For as long as programmers have been programming and as long as English teachers have been teaching, there's a controversy over the datasets called Arrays and Lists (or hashes).

Arrays have almost always had their first index at 0. Which, for the programmer, is understandable because of math. But along the way, as more and more languages have appeared, and more and more people start to program, they can't wrap their mind around the array.

They know it's a table of indexes with values assigned to each index, but they don't know why it starts at 0, because 0 typically means nothing. 0 is a quantitative value that we don't see (or can, but mostly in context).


It's simple: Make your arrays/list/hashes/whatever start at one

This doesn't require special tinkering to the compiler/interpreter. Make a user's array have their expected values at position 1.

Loopholes aren't allowed.


A basic example (written in Pseudo):

list = [1,2,3]
lis = [null]
value = 1
Loop list Through 3 Times as Index_Value
    lis[value] = Index_Value
    value += 1 
print(lis) // or return lis, doesn't matter


  1. No standard loopholes allowed
  2. Languages that have arrays/lists/hashes that start at one OR are configurable to have settable index numbers.
  3. Input will be given, you may expect a array. However, if the array requires certain types, assume the array is filled with integers. Basically, test for [1, 2, 3, 4, 5, 6, 7, 8, 9, 10] (I do encourage any answers that aren't for competition)
  4. Output must be the fixed array. If the fixed array is assigned to value a, then a[1] == 1
  5. Anything can be in the a[0] index, the user will not care. Though, preferably, BUT NOT REQUIRED, the value should be null or some other comparable value.

This is , so the shortest answer in bytes wins.

  • 6
    \$\begingroup\$ So... a function that takes an array and prepends 0/null? \$\endgroup\$ – Jo King Mar 30 '18 at 3:57
  • 2
    \$\begingroup\$ There seems to be some "close-as-unclear-without-comment" recently. Anyway -- 1 "Languages that have arrays/lists/hashes that start at one OR are configurable to have settable index numbers." What do you want to say? That's a noun, not a sentence. 2 Assuming language features is obviously unclear. Not every programming languages have array or index. \$\endgroup\$ – user202729 Mar 30 '18 at 9:49
  • \$\begingroup\$ I can't see anything in the question which would rule out a 0-byte answer in any language which has arrays. \$\endgroup\$ – Peter Taylor Mar 30 '18 at 14:02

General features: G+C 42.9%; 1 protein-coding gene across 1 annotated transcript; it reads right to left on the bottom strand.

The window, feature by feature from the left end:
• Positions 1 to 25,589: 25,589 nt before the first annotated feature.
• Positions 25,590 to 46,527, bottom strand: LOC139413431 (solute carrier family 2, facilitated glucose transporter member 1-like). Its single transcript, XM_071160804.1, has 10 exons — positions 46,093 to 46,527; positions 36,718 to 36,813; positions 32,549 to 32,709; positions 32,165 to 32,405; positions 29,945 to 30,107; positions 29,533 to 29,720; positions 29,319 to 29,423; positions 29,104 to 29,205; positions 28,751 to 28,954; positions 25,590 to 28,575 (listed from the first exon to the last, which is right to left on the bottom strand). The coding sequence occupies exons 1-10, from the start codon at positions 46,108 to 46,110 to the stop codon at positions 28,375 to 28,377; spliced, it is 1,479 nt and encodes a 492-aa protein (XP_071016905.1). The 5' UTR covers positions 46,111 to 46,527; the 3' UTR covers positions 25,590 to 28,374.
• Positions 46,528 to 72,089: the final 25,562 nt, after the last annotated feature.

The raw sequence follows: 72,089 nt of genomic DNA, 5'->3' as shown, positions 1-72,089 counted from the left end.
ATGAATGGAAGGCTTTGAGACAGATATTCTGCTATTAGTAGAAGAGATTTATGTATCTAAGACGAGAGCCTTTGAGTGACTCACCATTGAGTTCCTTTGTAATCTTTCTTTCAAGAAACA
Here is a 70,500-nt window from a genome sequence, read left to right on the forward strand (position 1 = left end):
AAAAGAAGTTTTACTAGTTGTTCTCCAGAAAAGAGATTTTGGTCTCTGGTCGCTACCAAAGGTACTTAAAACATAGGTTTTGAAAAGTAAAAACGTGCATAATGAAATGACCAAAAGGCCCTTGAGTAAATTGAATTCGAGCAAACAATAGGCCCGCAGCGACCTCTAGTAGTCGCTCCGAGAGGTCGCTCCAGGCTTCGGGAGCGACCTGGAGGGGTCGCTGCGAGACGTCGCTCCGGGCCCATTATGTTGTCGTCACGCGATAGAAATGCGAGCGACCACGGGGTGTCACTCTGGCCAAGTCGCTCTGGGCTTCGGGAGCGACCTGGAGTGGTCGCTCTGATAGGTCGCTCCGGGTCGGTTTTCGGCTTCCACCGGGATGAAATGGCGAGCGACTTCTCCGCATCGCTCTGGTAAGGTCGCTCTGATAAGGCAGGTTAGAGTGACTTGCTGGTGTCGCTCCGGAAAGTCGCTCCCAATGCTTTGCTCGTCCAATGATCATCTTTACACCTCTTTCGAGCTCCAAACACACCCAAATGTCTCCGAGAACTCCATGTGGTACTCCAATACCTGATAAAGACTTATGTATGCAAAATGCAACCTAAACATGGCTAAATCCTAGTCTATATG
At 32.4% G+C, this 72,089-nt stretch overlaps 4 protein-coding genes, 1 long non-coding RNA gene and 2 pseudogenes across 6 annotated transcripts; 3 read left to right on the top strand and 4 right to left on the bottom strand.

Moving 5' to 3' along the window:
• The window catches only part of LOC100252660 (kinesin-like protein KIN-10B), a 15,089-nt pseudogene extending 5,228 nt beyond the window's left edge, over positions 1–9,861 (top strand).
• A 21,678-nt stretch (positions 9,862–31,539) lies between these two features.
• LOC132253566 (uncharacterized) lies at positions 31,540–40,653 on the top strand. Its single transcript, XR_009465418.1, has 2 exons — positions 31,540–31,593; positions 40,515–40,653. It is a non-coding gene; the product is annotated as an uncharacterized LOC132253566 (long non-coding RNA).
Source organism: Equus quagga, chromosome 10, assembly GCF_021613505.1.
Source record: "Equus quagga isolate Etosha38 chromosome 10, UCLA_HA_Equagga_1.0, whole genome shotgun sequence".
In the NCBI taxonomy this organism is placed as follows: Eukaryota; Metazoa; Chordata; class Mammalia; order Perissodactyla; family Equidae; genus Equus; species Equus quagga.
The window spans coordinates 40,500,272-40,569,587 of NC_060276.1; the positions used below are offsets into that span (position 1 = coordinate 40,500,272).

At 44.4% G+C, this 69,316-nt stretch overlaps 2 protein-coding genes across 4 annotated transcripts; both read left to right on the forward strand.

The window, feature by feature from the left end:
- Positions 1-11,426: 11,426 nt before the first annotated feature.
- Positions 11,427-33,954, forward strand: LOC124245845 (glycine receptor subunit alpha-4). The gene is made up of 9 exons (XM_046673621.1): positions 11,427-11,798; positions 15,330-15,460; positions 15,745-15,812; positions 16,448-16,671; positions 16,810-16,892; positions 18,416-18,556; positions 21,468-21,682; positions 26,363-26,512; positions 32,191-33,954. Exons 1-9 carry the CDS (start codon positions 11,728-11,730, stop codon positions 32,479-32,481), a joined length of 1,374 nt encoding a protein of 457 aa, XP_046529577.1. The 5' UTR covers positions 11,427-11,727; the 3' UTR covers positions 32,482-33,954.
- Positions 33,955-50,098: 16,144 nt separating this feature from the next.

Haskell, 4 bytes


Try it online!

Just prepends 0.

data List a = Cons a (List a) | Emp
    deriving (Eq)

instance Show a => Show (List a) where
    show Emp            = "[]"
    show (Cons x Emp)   = "[" ++ show x ++ "]"
    show (Cons x xs)    = "[" ++ show x ++ ", " ++ tail (show xs)

len              :: Integral b => List a -> b
len Emp           = 0
len (Cons x xs)   = succ $ len xs

pre              :: a -> List a -> List a
pre               = Cons

app              :: a -> List a -> List a
app x Emp         = pre x Emp
app x (Cons y ys) = pre y $ app x ys

(!)              :: Integral b => List a -> b -> a
Emp ! i           = error "index too large"
(Cons x xs) ! 1   = x
(Cons x xs) ! i   = xs ! (pred i)

Try it online!

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C Macro, 17 bytes

#define F(t)(t-1)
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Inform 7, 97 bytes

This challenge seems like one that Inform 7 could actually accomplish, despite its enormous verbosity!

To decide what list of numbers is f (L - a list of numbers): add 0 at entry 1 in L; decide on L.

Prepends a zero.

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Java (OpenJDK 8), 67 bytes

a->{int c[]=new int[a.length+1],i=1;for(int u:a)c[i++]=u;return c;}

Try it online!

This was a fun little challenge in Java since Java arrays are static in size, but it seems like this is significantly less challenging in every language that can just slap a zero on for the first- excuse me, zeroth element


int i=1,c[]=new int[a.length+i];    ////Initialize counter and declare new array with length: 1 + input array length
for(int u:a)    //Loop through each element in input array
  c[i++]=u;    //Increment counter after shifting each element up one spot in the output array
return c;    //return new array starting at index 1


-3 bytes thanks to Kevin Cruijssen!

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  • 1
    \$\begingroup\$ -3 bytes by combining int and int[]: a->{int c[]=new int[a.length+1],i=1;for(int u:a)c[i++]=u;return c;} \$\endgroup\$ – Kevin Cruijssen Mar 30 '18 at 12:25
  • \$\begingroup\$ Too bad System.arraycopy is so verbose.. Try it online, 74 bytes. \$\endgroup\$ – Kevin Cruijssen Mar 30 '18 at 12:29

Python 3, 14 bytes

lambda s:[0]+s

Puts a zero at the start of the list. None would be a better null value but it's three bytes longer.

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JavaScript, 10 bytes


a[0] is a hole after fix

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  • 1
    \$\begingroup\$ And any holes in the input are filled with undefined :P \$\endgroup\$ – ETHproductions Mar 30 '18 at 14:23

Perl 5 -p, 6 bytes

#!/usr/bin/perl -p
s//0 /

Try it online!

Prepends 0

The controversy mostly exist because people confuse counting and naming :-)

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